Every case can be broken into the following parts: starting, pretrial, and trial. What needs done within these parts depends on the case. During the start, work differs between petitioners or respondents. Pretrial costs increase if there is discovery. Discovery means using certain tools to get information from the other side (and they from you). Discovery increases the cost of each case but outweighing that cost is having the information needed for adequate preparation for trial. However, family law cases make themselves amenable to less expansive discovery than an ordinary civil trial. I think I use the same Motion to Produce used by everyone in Madison County since Indiana adopted the Child Support Guidelines. I think trial is self-explanatory. Here too, I think the average time for family law cases where custody is not at issue can be easily estimated with confidence.

I wrote about documents above, and the most document intensive part of a case comes during discovery. The second most intensive comes with the initiating party filing the petition or affidavit that starts the case. With computers these documents can be standardized and turned out with no modification by the lawyer. I use a program, HotDocs, to automate my documents – common documents get automated. I know other offices use search and replace in preparing their documents. A close reading will show the difference, I am writing my contracts now to show a flat fee for each document in a case. How then will the client know what to pay? Ah, the wonders of word processors being able to create check boxes. This also means I am overhauling contracts I have worked with for over a decade.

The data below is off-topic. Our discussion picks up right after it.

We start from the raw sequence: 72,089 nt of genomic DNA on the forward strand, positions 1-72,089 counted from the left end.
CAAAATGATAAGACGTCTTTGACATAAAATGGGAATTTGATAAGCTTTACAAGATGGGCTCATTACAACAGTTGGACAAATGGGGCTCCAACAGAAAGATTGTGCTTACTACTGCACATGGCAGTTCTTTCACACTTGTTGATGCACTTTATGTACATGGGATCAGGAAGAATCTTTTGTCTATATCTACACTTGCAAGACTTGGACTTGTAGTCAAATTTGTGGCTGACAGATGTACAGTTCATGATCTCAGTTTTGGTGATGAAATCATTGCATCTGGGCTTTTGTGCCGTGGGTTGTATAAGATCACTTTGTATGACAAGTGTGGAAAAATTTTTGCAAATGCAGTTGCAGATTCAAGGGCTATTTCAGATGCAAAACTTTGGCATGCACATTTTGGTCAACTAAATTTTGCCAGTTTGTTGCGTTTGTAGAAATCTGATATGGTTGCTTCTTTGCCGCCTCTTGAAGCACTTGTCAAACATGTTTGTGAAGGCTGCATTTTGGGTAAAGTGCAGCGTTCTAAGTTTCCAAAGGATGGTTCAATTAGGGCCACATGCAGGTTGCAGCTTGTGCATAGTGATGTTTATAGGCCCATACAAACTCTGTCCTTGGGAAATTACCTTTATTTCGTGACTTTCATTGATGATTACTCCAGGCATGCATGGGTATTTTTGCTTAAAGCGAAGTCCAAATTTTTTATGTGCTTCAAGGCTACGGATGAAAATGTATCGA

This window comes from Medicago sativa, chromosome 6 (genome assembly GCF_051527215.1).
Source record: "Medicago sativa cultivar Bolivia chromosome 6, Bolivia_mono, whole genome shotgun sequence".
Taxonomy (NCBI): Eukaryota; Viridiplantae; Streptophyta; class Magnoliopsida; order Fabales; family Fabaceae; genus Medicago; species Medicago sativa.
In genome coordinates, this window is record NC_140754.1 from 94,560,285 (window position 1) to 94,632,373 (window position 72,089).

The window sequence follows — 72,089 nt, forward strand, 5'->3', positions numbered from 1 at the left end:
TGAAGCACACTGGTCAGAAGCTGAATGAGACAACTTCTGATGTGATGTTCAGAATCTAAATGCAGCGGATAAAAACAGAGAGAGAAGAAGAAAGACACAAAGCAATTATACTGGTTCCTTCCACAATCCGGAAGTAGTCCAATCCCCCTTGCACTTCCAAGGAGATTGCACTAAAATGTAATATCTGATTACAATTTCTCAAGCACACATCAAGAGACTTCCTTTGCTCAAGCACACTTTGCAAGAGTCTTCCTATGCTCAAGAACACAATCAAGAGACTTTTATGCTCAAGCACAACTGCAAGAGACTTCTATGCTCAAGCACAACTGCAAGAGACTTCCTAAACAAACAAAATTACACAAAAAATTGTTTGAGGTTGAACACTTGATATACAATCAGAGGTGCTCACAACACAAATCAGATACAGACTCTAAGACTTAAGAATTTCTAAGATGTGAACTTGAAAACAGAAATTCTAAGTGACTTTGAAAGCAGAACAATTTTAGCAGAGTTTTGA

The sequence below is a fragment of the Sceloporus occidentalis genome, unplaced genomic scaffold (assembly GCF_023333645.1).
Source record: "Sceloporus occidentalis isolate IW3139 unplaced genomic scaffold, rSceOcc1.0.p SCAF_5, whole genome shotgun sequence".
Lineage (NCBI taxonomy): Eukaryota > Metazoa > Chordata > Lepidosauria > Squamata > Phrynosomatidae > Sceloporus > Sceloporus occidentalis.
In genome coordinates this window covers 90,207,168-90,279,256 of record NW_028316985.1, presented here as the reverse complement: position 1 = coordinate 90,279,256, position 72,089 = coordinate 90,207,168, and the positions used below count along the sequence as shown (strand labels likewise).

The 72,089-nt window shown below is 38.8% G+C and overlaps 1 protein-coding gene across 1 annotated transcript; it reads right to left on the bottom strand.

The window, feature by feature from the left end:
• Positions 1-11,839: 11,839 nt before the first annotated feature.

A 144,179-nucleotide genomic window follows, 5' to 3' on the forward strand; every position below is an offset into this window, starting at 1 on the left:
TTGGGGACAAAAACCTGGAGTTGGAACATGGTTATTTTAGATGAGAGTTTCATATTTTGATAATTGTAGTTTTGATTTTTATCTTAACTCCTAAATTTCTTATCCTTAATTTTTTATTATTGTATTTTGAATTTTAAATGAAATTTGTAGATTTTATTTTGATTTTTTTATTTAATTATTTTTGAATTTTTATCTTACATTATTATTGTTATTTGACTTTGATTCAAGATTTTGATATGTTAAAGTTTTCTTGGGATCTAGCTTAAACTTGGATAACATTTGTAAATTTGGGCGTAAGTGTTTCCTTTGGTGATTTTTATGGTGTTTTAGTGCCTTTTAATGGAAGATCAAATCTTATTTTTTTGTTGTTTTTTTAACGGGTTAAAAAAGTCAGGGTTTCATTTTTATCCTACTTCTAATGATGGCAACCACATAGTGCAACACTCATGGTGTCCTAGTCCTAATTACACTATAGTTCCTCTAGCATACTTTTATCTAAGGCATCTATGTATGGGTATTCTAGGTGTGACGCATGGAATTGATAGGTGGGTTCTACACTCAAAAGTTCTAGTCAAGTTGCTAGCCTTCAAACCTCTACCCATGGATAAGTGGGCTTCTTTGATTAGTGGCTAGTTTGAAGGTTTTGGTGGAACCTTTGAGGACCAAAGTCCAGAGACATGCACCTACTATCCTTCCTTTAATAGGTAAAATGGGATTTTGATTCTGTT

I part ways with some advocates of flat fees when it comes to trial. Determining court time for cases other than cases involving custody can be done with a fair amount of ease but I am sticking with a hourly rate for trial preparation and court appearances. Since courts set hearings ahead of time for a determinate time, I think this works out the same as a flat fee. My exception to this will be where I am dealing with a child support enforcement prosecutor.

Please do not think that I am doing away the hourly rate altogether. I suppose there will be clients who prefer an hourly rate just as there may be clients who I prefer having on an hourly basis.

What I have not seen mentioned by anyone else writing about flat fees is payment by credit cards. I have been looking for the past month for a company to handle my taking of credit cards. I see a good fit between credit cards and flat fees.

I think this is the first time I ever expressly detailed how I set my fees. I suggest the next time you are seeking a lawyer, calling up and asking about fees that you remember this article of mine. Ask them how they bill for their services – hourly or flat fee. Ask how they determine their fees. Ask for their estimate of the total amount of fees for the case. Ask how they reached their estimate. Do not be put off with lawyers who say it depends on the facts. You will find the more complex a case the less concrete will be the estimate.